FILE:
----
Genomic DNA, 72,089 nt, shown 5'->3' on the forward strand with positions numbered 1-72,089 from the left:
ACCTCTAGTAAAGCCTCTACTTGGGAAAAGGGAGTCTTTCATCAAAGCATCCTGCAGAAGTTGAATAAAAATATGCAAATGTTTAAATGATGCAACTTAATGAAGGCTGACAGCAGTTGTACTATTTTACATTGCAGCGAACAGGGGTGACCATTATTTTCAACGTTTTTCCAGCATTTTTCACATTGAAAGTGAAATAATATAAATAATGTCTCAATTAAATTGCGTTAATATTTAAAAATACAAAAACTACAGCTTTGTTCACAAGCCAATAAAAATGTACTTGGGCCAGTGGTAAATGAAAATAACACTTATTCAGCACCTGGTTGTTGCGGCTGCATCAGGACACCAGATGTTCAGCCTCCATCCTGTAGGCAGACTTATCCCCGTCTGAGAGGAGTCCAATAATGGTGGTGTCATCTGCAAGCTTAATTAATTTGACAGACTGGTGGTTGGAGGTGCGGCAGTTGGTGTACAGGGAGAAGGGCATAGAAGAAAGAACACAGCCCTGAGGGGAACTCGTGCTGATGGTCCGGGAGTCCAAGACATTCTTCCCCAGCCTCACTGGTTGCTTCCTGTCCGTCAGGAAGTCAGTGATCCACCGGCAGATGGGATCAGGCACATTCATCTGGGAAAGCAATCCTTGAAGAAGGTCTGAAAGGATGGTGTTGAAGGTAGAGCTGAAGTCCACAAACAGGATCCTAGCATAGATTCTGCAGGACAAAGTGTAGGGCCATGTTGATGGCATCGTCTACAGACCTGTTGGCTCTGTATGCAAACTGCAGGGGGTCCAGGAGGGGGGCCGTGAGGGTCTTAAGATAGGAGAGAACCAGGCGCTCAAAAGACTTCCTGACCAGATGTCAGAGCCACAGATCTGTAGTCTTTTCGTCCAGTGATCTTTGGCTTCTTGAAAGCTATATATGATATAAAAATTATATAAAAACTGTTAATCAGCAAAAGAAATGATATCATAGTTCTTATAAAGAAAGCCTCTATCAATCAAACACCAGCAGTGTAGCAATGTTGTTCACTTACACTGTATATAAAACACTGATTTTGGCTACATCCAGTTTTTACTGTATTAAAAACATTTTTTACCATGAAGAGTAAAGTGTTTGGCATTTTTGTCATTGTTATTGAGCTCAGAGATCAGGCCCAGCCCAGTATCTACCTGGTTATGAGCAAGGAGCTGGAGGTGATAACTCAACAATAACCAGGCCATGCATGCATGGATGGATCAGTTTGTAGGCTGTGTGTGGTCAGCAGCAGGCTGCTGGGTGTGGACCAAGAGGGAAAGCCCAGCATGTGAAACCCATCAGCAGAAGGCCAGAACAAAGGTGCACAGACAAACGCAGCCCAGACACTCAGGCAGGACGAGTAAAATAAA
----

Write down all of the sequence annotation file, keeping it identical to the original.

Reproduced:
Genomic DNA, 72,089 nt, shown 5'->3' on the forward strand with positions numbered 1-72,089 from the left:
ACCTCTAGTAAAGCCTCTACTTGGGAAAAGGGAGTCTTTCATCAAAGCATCCTGCAGAAGTTGAATAAAAATATGCAAATGTTTAAATGATGCAACTTAATGAAGGCTGACAGCAGTTGTACTATTTTACATTGCAGCGAACAGGGGTGACCATTATTTTCAACGTTTTTCCAGCATTTTTCACATTGAAAGTGAAATAATATAAATAATGTCTCAATTAAATTGCGTTAATATTTAAAAATACAAAAACTACAGCTTTGTTCACAAGCCAATAAAAATGTACTTGGGCCAGTGGTAAATGAAAATAACACTTATTCAGCACCTGGTTGTTGCGGCTGCATCAGGACACCAGATGTTCAGCCTCCATCCTGTAGGCAGACTTATCCCCGTCTGAGAGGAGTCCAATAATGGTGGTGTCATCTGCAAGCTTAATTAATTTGACAGACTGGTGGTTGGAGGTGCGGCAGTTGGTGTACAGGGAGAAGGGCATAGAAGAAAGAACACAGCCCTGAGGGGAACTCGTGCTGATGGTCCGGGAGTCCAAGACATTCTTCCCCAGCCTCACTGGTTGCTTCCTGTCCGTCAGGAAGTCAGTGATCCACCGGCAGATGGGATCAGGCACATTCATCTGGGAAAGCAATCCTTGAAGAAGGTCTGAAAGGATGGTGTTGAAGGTAGAGCTGAAGTCCACAAACAGGATCCTAGCATAGATTCTGCAGGACAAAGTGTAGGGCCATGTTGATGGCATCGTCTACAGACCTGTTGGCTCTGTATGCAAACTGCAGGGGGTCCAGGAGGGGGGCCGTGAGGGTCTTAAGATAGGAGAGAACCAGGCGCTCAAAAGACTTCCTGACCAGATGTCAGAGCCACAGATCTGTAGTCTTTTCGTCCAGTGATCTTTGGCTTCTTGAAAGCTATATATGATATAAAAATTATATAAAAACTGTTAATCAGCAAAAGAAATGATATCATAGTTCTTATAAAGAAAGCCTCTATCAATCAAACACCAGCAGTGTAGCAATGTTGTTCACTTACACTGTATATAAAACACTGATTTTGGCTACATCCAGTTTTTACTGTATTAAAAACATTTTTTACCATGAAGAGTAAAGTGTTTGGCATTTTTGTCATTGTTATTGAGCTCAGAGATCAGGCCCAGCCCAGTATCTACCTGGTTATGAGCAAGGAGCTGGAGGTGATAACTCAACAATAACCAGGCCATGCATGCATGGATGGATCAGTTTGTAGGCTGTGTGTGGTCAGCAGCAGGCTGCTGGGTGTGGACCAAGAGGGAAAGCCCAGCATGTGAAACCCATCAGCAGAAGGCCAGAACAAAGGTGCACAGACAAACGCAGCCCAGACACTCAGGCAGGACGAGTAAAATAAA